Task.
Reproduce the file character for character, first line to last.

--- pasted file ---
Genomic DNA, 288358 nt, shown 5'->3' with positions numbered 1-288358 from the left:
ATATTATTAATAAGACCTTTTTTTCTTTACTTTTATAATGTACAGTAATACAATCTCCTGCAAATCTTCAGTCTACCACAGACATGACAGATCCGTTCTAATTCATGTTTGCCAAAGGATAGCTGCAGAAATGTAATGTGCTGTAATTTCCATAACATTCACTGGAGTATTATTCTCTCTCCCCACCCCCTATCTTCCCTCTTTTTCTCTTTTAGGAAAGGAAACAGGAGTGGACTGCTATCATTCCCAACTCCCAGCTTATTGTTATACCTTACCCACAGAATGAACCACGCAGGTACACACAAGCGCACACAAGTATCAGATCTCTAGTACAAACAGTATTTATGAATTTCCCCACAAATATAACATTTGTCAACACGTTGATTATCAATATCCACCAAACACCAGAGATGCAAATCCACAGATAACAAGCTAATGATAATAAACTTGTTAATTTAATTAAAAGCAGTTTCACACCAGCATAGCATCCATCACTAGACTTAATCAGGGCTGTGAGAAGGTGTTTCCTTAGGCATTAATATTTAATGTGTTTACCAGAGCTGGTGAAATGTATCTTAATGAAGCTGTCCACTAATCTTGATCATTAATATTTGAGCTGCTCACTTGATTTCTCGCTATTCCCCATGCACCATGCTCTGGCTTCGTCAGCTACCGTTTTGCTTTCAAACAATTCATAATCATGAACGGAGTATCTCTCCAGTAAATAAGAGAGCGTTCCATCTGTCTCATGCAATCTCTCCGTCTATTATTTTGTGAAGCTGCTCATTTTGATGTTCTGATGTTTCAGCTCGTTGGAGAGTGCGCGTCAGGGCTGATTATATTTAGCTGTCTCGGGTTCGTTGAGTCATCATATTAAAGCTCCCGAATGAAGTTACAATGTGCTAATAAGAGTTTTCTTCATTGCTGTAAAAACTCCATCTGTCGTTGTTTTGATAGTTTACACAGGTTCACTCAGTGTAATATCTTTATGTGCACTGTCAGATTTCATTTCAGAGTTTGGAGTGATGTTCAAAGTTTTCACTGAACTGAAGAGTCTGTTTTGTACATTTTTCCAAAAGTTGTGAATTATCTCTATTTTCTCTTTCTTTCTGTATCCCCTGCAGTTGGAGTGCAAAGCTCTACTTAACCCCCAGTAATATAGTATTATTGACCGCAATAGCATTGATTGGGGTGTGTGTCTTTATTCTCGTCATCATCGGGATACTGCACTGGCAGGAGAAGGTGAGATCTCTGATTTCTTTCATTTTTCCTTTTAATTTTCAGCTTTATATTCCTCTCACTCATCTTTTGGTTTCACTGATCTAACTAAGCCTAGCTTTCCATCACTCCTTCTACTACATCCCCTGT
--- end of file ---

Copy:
Genomic DNA, 288358 nt, shown 5'->3' with positions numbered 1-288358 from the left:
ATATTATTAATAAGACCTTTTTTTCTTTACTTTTATAATGTACAGTAATACAATCTCCTGCAAATCTTCAGTCTACCACAGACATGACAGATCCGTTCTAATTCATGTTTGCCAAAGGATAGCTGCAGAAATGTAATGTGCTGTAATTTCCATAACATTCACTGGAGTATTATTCTCTCTCCCCACCCCCTATCTTCCCTCTTTTTCTCTTTTAGGAAAGGAAACAGGAGTGGACTGCTATCATTCCCAACTCCCAGCTTATTGTTATACCTTACCCACAGAATGAACCACGCAGGTACACACAAGCGCACACAAGTATCAGATCTCTAGTACAAACAGTATTTATGAATTTCCCCACAAATATAACATTTGTCAACACGTTGATTATCAATATCCACCAAACACCAGAGATGCAAATCCACAGATAACAAGCTAATGATAATAAACTTGTTAATTTAATTAAAAGCAGTTTCACACCAGCATAGCATCCATCACTAGACTTAATCAGGGCTGTGAGAAGGTGTTTCCTTAGGCATTAATATTTAATGTGTTTACCAGAGCTGGTGAAATGTATCTTAATGAAGCTGTCCACTAATCTTGATCATTAATATTTGAGCTGCTCACTTGATTTCTCGCTATTCCCCATGCACCATGCTCTGGCTTCGTCAGCTACCGTTTTGCTTTCAAACAATTCATAATCATGAACGGAGTATCTCTCCAGTAAATAAGAGAGCGTTCCATCTGTCTCATGCAATCTCTCCGTCTATTATTTTGTGAAGCTGCTCATTTTGATGTTCTGATGTTTCAGCTCGTTGGAGAGTGCGCGTCAGGGCTGATTATATTTAGCTGTCTCGGGTTCGTTGAGTCATCATATTAAAGCTCCCGAATGAAGTTACAATGTGCTAATAAGAGTTTTCTTCATTGCTGTAAAAACTCCATCTGTCGTTGTTTTGATAGTTTACACAGGTTCACTCAGTGTAATATCTTTATGTGCACTGTCAGATTTCATTTCAGAGTTTGGAGTGATGTTCAAAGTTTTCACTGAACTGAAGAGTCTGTTTTGTACATTTTTCCAAAAGTTGTGAATTATCTCTATTTTCTCTTTCTTTCTGTATCCCCTGCAGTTGGAGTGCAAAGCTCTACTTAACCCCCAGTAATATAGTATTATTGACCGCAATAGCATTGATTGGGGTGTGTGTCTTTATTCTCGTCATCATCGGGATACTGCACTGGCAGGAGAAGGTGAGATCTCTGATTTCTTTCATTTTTCCTTTTAATTTTCAGCTTTATATTCCTCTCACTCATCTTTTGGTTTCACTGATCTAACTAAGCCTAGCTTTCCATCACTCCTTCTACTACATCCCCTGT